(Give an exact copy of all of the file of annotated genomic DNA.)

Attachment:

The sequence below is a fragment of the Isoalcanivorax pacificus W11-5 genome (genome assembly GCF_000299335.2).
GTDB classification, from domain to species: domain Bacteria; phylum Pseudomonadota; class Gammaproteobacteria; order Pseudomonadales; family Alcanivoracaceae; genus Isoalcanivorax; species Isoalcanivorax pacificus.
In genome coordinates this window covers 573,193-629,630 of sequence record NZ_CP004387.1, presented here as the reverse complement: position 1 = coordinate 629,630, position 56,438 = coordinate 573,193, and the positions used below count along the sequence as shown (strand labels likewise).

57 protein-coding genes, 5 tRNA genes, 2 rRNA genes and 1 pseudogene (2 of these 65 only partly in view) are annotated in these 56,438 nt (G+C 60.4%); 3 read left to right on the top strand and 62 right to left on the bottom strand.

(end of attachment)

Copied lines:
The sequence below is a fragment of the Isoalcanivorax pacificus W11-5 genome (genome assembly GCF_000299335.2).
GTDB classification, from domain to species: domain Bacteria; phylum Pseudomonadota; class Gammaproteobacteria; order Pseudomonadales; family Alcanivoracaceae; genus Isoalcanivorax; species Isoalcanivorax pacificus.
In genome coordinates this window covers 573,193-629,630 of sequence record NZ_CP004387.1, presented here as the reverse complement: position 1 = coordinate 629,630, position 56,438 = coordinate 573,193, and the positions used below count along the sequence as shown (strand labels likewise).

57 protein-coding genes, 5 tRNA genes, 2 rRNA genes and 1 pseudogene (2 of these 65 only partly in view) are annotated in these 56,438 nt (G+C 60.4%); 3 read left to right on the top strand and 62 right to left on the bottom strand.